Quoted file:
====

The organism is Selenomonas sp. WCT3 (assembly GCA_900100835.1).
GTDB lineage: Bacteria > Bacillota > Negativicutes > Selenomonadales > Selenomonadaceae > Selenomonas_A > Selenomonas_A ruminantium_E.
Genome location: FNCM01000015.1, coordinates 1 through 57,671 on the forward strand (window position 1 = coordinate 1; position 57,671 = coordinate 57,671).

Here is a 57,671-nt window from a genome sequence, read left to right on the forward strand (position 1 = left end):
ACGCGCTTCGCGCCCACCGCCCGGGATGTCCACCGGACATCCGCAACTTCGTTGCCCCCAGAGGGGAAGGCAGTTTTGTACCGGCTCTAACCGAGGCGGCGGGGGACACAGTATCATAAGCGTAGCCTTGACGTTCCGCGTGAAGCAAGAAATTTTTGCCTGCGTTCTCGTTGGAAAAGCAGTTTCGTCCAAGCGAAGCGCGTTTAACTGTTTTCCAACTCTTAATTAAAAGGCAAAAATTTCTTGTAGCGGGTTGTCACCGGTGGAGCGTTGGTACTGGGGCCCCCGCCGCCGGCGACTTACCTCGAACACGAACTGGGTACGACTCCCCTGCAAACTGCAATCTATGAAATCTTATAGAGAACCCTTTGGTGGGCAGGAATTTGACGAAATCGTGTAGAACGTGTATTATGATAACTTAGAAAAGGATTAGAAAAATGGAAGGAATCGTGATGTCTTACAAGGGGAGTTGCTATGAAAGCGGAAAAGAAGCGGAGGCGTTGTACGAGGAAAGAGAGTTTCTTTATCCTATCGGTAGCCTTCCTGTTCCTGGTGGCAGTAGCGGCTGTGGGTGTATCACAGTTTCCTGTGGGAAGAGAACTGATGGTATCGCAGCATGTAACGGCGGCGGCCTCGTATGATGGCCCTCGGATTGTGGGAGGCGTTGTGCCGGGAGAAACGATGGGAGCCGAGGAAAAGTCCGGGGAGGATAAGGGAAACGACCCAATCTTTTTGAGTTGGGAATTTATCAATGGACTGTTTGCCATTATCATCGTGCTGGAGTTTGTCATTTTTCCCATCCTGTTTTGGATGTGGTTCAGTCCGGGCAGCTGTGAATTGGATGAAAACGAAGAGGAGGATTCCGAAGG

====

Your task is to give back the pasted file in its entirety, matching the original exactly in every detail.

The organism is Selenomonas sp. WCT3 (assembly GCA_900100835.1).
GTDB lineage: Bacteria > Bacillota > Negativicutes > Selenomonadales > Selenomonadaceae > Selenomonas_A > Selenomonas_A ruminantium_E.
Genome location: FNCM01000015.1, coordinates 1 through 57,671 on the forward strand (window position 1 = coordinate 1; position 57,671 = coordinate 57,671).

Here is a 57,671-nt window from a genome sequence, read left to right on the forward strand (position 1 = left end):
ACGCGCTTCGCGCCCACCGCCCGGGATGTCCACCGGACATCCGCAACTTCGTTGCCCCCAGAGGGGAAGGCAGTTTTGTACCGGCTCTAACCGAGGCGGCGGGGGACACAGTATCATAAGCGTAGCCTTGACGTTCCGCGTGAAGCAAGAAATTTTTGCCTGCGTTCTCGTTGGAAAAGCAGTTTCGTCCAAGCGAAGCGCGTTTAACTGTTTTCCAACTCTTAATTAAAAGGCAAAAATTTCTTGTAGCGGGTTGTCACCGGTGGAGCGTTGGTACTGGGGCCCCCGCCGCCGGCGACTTACCTCGAACACGAACTGGGTACGACTCCCCTGCAAACTGCAATCTATGAAATCTTATAGAGAACCCTTTGGTGGGCAGGAATTTGACGAAATCGTGTAGAACGTGTATTATGATAACTTAGAAAAGGATTAGAAAAATGGAAGGAATCGTGATGTCTTACAAGGGGAGTTGCTATGAAAGCGGAAAAGAAGCGGAGGCGTTGTACGAGGAAAGAGAGTTTCTTTATCCTATCGGTAGCCTTCCTGTTCCTGGTGGCAGTAGCGGCTGTGGGTGTATCACAGTTTCCTGTGGGAAGAGAACTGATGGTATCGCAGCATGTAACGGCGGCGGCCTCGTATGATGGCCCTCGGATTGTGGGAGGCGTTGTGCCGGGAGAAACGATGGGAGCCGAGGAAAAGTCCGGGGAGGATAAGGGAAACGACCCAATCTTTTTGAGTTGGGAATTTATCAATGGACTGTTTGCCATTATCATCGTGCTGGAGTTTGTCATTTTTCCCATCCTGTTTTGGATGTGGTTCAGTCCGGGCAGCTGTGAATTGGATGAAAACGAAGAGGAGGATTCCGAAGG